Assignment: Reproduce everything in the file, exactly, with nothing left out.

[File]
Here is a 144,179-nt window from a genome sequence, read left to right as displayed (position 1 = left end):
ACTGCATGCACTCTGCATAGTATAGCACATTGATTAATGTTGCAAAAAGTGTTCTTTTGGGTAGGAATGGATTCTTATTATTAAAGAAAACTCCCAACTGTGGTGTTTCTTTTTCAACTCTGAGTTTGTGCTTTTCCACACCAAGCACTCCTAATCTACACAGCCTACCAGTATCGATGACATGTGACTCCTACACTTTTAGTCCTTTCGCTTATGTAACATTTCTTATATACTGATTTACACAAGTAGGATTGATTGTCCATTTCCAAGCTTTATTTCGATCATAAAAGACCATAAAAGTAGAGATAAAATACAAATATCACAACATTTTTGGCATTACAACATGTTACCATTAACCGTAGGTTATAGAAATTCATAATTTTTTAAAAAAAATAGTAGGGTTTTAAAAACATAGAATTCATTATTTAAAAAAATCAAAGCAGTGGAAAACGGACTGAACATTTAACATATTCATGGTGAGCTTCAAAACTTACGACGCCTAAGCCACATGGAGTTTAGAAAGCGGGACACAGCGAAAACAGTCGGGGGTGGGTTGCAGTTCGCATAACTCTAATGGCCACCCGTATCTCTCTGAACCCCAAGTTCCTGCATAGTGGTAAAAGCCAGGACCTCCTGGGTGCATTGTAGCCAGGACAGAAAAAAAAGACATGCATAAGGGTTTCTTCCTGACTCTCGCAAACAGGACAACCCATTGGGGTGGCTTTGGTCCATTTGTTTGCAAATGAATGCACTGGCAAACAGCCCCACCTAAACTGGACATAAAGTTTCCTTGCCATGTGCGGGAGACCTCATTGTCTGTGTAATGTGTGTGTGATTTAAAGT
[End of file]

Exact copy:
Here is a 144,179-nt window from a genome sequence, read left to right as displayed (position 1 = left end):
ACTGCATGCACTCTGCATAGTATAGCACATTGATTAATGTTGCAAAAAGTGTTCTTTTGGGTAGGAATGGATTCTTATTATTAAAGAAAACTCCCAACTGTGGTGTTTCTTTTTCAACTCTGAGTTTGTGCTTTTCCACACCAAGCACTCCTAATCTACACAGCCTACCAGTATCGATGACATGTGACTCCTACACTTTTAGTCCTTTCGCTTATGTAACATTTCTTATATACTGATTTACACAAGTAGGATTGATTGTCCATTTCCAAGCTTTATTTCGATCATAAAAGACCATAAAAGTAGAGATAAAATACAAATATCACAACATTTTTGGCATTACAACATGTTACCATTAACCGTAGGTTATAGAAATTCATAATTTTTTAAAAAAAATAGTAGGGTTTTAAAAACATAGAATTCATTATTTAAAAAAATCAAAGCAGTGGAAAACGGACTGAACATTTAACATATTCATGGTGAGCTTCAAAACTTACGACGCCTAAGCCACATGGAGTTTAGAAAGCGGGACACAGCGAAAACAGTCGGGGGTGGGTTGCAGTTCGCATAACTCTAATGGCCACCCGTATCTCTCTGAACCCCAAGTTCCTGCATAGTGGTAAAAGCCAGGACCTCCTGGGTGCATTGTAGCCAGGACAGAAAAAAAAGACATGCATAAGGGTTTCTTCCTGACTCTCGCAAACAGGACAACCCATTGGGGTGGCTTTGGTCCATTTGTTTGCAAATGAATGCACTGGCAAACAGCCCCACCTAAACTGGACATAAAGTTTCCTTGCCATGTGCGGGAGACCTCATTGTCTGTGTAATGTGTGTGTGATTTAAAGT